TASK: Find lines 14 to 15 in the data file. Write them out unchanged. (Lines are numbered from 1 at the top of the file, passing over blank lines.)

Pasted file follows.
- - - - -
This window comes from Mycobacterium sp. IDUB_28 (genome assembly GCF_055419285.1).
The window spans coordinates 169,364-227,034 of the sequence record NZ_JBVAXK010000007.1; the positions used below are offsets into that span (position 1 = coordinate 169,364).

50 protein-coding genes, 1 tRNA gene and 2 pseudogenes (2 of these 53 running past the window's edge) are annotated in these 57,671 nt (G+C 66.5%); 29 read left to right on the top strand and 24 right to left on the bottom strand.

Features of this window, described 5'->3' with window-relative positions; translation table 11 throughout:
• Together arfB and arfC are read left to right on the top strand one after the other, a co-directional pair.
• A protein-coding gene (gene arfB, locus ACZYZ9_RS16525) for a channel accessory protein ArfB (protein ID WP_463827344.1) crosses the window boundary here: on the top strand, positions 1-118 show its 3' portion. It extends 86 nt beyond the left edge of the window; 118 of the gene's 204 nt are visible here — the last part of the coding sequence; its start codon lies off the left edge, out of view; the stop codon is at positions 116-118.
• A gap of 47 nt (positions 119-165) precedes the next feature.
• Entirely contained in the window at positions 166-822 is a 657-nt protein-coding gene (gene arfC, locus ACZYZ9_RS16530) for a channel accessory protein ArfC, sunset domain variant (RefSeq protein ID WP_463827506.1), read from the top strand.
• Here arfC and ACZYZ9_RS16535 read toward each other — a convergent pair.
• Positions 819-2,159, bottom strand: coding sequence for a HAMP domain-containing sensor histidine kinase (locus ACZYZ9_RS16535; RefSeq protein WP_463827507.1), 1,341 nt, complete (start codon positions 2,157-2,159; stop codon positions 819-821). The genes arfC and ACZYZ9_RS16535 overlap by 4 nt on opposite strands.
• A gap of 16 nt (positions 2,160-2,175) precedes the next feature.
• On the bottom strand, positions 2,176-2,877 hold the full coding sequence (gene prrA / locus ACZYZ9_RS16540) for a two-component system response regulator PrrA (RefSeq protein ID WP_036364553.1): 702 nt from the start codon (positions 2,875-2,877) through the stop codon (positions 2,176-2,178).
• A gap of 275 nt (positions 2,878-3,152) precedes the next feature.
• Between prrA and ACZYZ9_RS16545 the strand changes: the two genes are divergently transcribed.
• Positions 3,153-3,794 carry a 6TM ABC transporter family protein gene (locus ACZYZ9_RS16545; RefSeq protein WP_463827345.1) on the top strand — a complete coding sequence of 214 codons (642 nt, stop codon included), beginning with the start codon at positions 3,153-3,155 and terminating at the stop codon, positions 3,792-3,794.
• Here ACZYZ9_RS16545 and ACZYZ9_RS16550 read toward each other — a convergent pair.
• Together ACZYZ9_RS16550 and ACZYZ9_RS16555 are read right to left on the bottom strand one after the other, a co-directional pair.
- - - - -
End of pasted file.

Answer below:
• Between prrA and ACZYZ9_RS16545 the strand changes: the two genes are divergently transcribed.
• Positions 3,153-3,794 carry a 6TM ABC transporter family protein gene (locus ACZYZ9_RS16545; RefSeq protein WP_463827345.1) on the top strand — a complete coding sequence of 214 codons (642 nt, stop codon included), beginning with the start codon at positions 3,153-3,155 and terminating at the stop codon, positions 3,792-3,794.